We met in the Desert Rose Lobby at 5:00am to begin our journey to the Canyons shores.  It started with a bus trip to the local airport and a flight (two planes) back to Lee’s Ferry where we picked up supplies (beer and wine), loaded our gear onto the rafts and were introduced to our guides.  Our group (now at 14 people plus our two guides) took one raft, and we were teamed-up with a second raft to travel the week together, for safety purposes.

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It soon became obvious that the trip was going to be characterized by “hot” weather (90 – 100 deg. F) and cold water (47 at the beginning to 53 at the end – deg. F)!  Our first half-day on the water was minor rapids (Level 1’s) and “riffles”, and we all began to get comfortable with riding the raft and camping on shore.  The next morning we rode our first real rapids (Levels 5-6) and everyone did well and was having a great time, alternating freezing (while wet) and roasting (while dry).

 

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Our guides were R.D. and Grace, experienced Canyon Runners with a wide range of skills, training and college education.  The provided us with safe maneuvering down the river, detailed information on the history and geology of the Canyon, gourmet meals, and anything else that we could possibly need.  In short – they were amazing. Days were typically breakfast early and rafting all day, with shore stops for lunch and side-excursions.  The side excursions were sometimes strenuous, but always exciting, and included exploring old caves and mines, hiking to ancient civilization’s granaries, swimming in side canyon’s rivers, streams and waterfalls, and a ½ day on the Little Colorado River.  Evenings we put ashore, set up cots and sleeping bags for a comfortable night’s sleep and enjoyed typically amazing meals provided by our guides.

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The Little Colorado is much warmer than the Colorado, and carries dissolved minerals that make it a turquoise blue.  We hiked upstream to an area where we could swim and “slide” down the natural “sluice” created by the river – truly an amazing day.

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The last couple of days of the week long trip saw the most adventurous of the rapids (Level 10’s).  They shook and threw people around, but by this time, everyone was an old-hand at riding what the River could throw at them.  The trip ended with a helicopter ride out of the Canyon (5-at-a-time) to the Bar-10 Ranch for a shower, lunch, and an air flight back to Las Vegas.

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That night while cruising down the Vegas Strip, the excitement around us there seemed no match for the past 10 days that we had all experienced.  Adventures with friends are always so much better, and this one delivered a highlight that rivals any of our others.

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Grand Canyon North Rim

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Grand Canyon North Rim      June 2014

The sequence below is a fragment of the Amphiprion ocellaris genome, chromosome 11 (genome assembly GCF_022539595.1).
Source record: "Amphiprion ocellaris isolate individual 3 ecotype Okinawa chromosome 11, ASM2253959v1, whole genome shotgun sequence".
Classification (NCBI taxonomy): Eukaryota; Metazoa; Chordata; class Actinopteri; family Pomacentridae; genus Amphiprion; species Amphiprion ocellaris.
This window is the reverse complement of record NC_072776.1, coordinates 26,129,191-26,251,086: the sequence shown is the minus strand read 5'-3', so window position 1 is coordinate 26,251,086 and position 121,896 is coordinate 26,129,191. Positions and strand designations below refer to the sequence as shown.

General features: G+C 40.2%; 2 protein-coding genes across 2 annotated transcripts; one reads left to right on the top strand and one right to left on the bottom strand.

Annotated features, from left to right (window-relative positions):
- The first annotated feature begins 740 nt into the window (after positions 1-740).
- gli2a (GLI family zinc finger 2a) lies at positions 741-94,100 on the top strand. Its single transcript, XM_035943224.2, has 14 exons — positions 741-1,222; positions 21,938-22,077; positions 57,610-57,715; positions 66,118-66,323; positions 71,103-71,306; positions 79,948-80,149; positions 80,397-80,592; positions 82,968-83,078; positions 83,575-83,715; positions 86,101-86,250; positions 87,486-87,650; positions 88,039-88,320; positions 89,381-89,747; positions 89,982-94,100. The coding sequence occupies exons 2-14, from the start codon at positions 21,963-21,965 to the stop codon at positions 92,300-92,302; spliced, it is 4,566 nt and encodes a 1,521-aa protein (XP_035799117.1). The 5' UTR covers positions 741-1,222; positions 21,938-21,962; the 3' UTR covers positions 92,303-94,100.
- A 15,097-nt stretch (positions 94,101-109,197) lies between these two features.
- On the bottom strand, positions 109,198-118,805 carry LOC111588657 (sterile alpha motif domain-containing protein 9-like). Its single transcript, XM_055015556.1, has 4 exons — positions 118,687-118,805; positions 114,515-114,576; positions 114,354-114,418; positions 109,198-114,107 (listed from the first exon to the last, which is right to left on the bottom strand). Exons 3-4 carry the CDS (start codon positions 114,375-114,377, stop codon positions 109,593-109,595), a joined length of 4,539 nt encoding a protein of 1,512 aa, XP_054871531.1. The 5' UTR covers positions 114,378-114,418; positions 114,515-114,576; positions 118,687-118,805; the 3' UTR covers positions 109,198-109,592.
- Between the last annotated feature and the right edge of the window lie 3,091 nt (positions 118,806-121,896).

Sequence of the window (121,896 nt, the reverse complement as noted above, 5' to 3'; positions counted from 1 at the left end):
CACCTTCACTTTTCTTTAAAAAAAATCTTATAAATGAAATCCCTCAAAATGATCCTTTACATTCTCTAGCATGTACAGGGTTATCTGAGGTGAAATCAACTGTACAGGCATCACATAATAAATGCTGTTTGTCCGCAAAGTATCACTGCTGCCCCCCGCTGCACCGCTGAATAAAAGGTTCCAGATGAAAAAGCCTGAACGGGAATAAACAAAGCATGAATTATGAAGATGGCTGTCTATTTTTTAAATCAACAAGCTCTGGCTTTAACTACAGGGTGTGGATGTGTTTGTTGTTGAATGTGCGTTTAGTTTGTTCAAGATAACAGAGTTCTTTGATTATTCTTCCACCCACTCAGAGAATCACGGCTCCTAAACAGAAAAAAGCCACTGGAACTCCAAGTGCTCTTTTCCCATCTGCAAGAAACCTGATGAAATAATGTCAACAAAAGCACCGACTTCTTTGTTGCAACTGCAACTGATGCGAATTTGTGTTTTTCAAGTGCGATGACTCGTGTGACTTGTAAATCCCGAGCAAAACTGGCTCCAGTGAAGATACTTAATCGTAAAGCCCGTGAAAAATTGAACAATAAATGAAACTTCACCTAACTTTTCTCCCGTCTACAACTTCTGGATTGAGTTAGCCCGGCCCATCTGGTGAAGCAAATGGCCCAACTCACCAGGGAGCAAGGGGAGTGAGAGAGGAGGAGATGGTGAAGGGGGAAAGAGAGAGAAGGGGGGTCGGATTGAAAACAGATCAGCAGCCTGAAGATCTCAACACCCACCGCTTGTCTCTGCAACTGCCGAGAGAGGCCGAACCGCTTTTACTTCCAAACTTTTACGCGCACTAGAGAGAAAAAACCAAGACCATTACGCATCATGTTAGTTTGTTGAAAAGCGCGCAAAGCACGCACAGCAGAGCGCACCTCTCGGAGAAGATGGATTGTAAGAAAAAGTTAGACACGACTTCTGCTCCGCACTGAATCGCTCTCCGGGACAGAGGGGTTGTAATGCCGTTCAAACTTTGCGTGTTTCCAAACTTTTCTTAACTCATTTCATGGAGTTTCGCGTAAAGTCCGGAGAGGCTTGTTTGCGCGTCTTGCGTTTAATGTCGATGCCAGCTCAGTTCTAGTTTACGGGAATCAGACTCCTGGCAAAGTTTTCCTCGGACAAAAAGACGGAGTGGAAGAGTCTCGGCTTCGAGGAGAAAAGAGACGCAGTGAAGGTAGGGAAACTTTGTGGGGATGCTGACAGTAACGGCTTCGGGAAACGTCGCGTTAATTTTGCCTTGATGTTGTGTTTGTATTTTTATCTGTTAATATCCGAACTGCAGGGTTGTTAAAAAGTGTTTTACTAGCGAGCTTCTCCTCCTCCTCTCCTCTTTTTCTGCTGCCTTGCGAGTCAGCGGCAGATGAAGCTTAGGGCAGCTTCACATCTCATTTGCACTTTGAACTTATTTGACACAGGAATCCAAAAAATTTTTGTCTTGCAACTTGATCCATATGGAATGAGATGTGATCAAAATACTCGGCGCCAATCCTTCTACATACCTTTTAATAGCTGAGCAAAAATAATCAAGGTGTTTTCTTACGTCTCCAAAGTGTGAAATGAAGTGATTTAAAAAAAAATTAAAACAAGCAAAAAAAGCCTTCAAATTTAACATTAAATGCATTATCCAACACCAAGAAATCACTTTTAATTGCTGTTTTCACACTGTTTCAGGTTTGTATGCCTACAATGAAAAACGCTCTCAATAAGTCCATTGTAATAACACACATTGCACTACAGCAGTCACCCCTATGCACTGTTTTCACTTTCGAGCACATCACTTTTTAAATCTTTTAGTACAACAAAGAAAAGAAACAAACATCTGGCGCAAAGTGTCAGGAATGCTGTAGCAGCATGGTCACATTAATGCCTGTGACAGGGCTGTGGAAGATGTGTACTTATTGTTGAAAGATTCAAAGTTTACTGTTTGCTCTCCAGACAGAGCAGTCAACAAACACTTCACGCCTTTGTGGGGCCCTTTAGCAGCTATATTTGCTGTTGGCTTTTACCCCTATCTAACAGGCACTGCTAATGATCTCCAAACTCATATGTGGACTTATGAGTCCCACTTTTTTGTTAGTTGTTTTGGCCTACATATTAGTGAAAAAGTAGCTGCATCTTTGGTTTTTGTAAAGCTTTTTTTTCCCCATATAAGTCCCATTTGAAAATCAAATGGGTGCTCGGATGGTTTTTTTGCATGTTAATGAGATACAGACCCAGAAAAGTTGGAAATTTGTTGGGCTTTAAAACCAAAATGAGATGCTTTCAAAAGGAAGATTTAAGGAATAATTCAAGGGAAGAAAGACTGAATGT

After the day at Bryce Canyon and another well-deserved night of rest, we set off south to the North Rim of the Grand Canyon.  Most visitors of the Grand Canyon approach it for viewing from the South Rim, but the North Rim is 1000-2000 ft. higher with spectacular views of the Southern Rim and Canyon Vistas.  We spent the day exploring different viewpoints, visiting the Canyon Lodge and making short day hikes into the edges of the Canyon.  At key viewpoints, we could see the mighty Colorado River at the bottom of the Canyon, over 1 mile below us, where we would soon be floating our way along our next 185 mile-long adventure.

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The next day, we traversed our way to the bridge crossing over the Grand Canyon near Lee’s Ferry, the only river crossing for vehicles until one would reach Hoover Dam.  From the bridge, we watched the majestic Condors that nested there among the Canyons steep walls.  But then, it was time to return west to Las Vegas, and prepare for our Rafting Adventure

 

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Bryce Canyon National Park

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Bryce Canyons National Park        June 2014

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After a great day in Zion Park, we proceeded to Bryce Canyon National Park.  Bryce is characterized by geologic formations referred to as “Hoodoos” – a remnant of ancient beliefs that the vertical rock formations were fossilized ancient people that some form of “voodoo” cast to stone.  The softer rocks are simply “capped” by harder rocks, and the eons of water and wind erosion has made for an unbelievably beautiful set of canyons, which we explored with hikes along trails to the extent that we had the time.  Standing in the shadows of the canyon walls and watching the setting sun’s changing light of the formations provided an ever-changing romantic glow of oranges, reds and yellows.

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Zion National Park

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Zion National Park June 2014

Our Canyon Adventures began with a flight to Las Vegas and an overnight stay at the Desert Rose Hotel just off the “strip”.  There we met up with friends and family from across the country and from across the globe.  The entire excursion was planned and organized by our friend Cliff Crowe, who applied his expert geologic training to set us on a 2 week exploratory journey.

Our next morning, we (18 of us) boarded 3 SUVs and headed to our first park excursion – Zion National Park in Utah.  After arriving in Springdale and checking into our motel for that night, we ventured into Zion National Park where we hiked through ankle-to-knee-deep water upstream in “The Narrows” to a point where spectacular water carvings hollowed out the local geology.  We could have pursued even narrower upstream locations, but we retraced our steps to explore other parts of the park.

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While most went to Emerald Pools, 5 of us decided to attempt to climb to “Angel Point”, even though we barely had 2 hours of daylight left.  The ascent was ~2000 ft. through mostly a well maintained trail, although composed of steep switchbacks.  However, the last ½ mile was scrambling over ancient dunes, climbing rock faces with the help of rail-chains, and tightrope-walking narrow ledges.  The views from the top were indeed spectacular and worth the effort.  With now time to waste, we made it down in just under 2 hours, just before darkness settled, and in time to catch the last park bus and make dinner.  It was an exciting but tiring day.